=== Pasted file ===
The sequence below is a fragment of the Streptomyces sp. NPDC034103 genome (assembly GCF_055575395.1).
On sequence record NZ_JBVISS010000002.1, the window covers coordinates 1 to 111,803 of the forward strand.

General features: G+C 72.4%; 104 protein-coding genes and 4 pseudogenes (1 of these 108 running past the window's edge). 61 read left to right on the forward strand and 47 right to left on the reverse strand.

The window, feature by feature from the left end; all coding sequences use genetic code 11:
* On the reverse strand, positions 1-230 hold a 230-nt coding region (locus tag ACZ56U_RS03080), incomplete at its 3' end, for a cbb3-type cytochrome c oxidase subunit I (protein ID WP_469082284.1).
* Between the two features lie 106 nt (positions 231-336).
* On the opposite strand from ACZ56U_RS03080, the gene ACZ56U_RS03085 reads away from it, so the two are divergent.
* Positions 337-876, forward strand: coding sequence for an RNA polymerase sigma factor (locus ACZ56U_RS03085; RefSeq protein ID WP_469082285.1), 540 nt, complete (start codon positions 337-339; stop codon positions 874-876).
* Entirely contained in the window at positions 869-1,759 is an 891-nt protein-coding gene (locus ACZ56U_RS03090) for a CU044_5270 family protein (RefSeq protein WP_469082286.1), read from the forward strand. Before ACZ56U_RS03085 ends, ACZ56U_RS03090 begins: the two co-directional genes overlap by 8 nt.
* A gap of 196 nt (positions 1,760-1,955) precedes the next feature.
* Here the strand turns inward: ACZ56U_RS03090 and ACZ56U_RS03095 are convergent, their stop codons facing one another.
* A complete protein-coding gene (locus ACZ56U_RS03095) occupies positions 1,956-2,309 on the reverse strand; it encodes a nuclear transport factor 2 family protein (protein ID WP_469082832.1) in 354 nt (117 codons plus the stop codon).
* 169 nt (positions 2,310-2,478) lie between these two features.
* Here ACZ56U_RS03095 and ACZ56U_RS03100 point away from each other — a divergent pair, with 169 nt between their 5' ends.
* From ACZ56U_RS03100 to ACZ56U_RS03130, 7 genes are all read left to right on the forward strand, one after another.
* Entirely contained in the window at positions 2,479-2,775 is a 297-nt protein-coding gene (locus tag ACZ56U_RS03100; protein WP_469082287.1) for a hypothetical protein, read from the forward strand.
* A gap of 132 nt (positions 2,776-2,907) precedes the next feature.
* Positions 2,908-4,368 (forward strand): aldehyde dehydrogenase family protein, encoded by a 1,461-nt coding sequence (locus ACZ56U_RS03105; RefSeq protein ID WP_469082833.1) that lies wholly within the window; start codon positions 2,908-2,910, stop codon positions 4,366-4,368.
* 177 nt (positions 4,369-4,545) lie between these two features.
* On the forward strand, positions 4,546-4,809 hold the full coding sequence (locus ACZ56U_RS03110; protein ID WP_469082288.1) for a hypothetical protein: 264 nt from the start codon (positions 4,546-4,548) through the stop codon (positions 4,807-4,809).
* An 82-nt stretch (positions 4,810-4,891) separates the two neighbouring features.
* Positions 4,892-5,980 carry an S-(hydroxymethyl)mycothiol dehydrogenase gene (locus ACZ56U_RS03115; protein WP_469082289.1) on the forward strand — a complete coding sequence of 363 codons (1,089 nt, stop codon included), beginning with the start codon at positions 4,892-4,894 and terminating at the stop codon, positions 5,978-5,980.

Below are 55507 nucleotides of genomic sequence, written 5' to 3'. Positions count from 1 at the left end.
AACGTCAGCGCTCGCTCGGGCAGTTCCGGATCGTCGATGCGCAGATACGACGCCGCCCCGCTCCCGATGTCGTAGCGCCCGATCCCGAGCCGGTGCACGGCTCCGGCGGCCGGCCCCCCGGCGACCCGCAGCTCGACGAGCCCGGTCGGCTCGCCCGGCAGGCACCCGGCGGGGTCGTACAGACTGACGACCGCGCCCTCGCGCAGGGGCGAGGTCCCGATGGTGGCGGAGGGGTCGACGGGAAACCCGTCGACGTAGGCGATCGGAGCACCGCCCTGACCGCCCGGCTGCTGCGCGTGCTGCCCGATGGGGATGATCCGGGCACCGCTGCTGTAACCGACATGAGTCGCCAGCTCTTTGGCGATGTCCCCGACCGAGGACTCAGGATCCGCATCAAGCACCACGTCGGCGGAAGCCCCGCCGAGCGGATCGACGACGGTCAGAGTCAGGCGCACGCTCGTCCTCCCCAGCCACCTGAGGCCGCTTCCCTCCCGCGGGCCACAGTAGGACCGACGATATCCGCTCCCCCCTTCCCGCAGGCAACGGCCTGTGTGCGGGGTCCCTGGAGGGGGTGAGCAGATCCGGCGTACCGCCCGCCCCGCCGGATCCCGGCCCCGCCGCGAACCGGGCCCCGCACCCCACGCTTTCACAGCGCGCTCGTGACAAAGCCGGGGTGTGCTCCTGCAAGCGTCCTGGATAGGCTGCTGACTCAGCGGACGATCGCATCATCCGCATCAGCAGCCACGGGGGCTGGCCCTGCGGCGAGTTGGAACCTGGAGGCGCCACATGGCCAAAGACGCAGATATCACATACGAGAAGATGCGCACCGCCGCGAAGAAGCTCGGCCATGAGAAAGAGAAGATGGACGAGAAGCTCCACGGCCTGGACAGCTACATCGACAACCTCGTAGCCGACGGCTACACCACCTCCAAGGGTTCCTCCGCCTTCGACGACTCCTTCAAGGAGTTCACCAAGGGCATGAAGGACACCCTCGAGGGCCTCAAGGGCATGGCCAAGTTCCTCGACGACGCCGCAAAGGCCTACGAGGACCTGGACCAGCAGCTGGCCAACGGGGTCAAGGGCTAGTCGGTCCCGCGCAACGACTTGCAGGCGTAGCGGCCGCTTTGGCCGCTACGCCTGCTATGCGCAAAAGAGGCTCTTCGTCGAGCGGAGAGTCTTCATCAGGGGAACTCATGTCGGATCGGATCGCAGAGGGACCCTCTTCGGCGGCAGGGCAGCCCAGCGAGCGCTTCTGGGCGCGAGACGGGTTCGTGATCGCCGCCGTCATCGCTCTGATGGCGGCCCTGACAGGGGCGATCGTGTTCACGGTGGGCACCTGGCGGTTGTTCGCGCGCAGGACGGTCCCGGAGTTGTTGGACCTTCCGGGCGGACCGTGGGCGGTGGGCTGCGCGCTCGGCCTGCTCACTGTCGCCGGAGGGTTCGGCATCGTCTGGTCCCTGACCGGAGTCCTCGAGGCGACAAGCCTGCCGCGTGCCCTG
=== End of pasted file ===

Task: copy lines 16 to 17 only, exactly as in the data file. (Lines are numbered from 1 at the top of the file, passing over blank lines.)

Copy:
* Entirely contained in the window at positions 2,479-2,775 is a 297-nt protein-coding gene (locus tag ACZ56U_RS03100; protein WP_469082287.1) for a hypothetical protein, read from the forward strand.
* A gap of 132 nt (positions 2,776-2,907) precedes the next feature.